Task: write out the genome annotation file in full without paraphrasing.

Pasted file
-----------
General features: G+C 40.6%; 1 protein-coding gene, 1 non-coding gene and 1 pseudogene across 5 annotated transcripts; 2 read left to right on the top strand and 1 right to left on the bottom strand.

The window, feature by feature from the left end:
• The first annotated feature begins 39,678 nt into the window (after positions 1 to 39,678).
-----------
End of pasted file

General features: G+C 40.6%; 1 protein-coding gene, 1 non-coding gene and 1 pseudogene across 5 annotated transcripts; 2 read left to right on the top strand and 1 right to left on the bottom strand.

The window, feature by feature from the left end:
• The first annotated feature begins 39,678 nt into the window (after positions 1 to 39,678).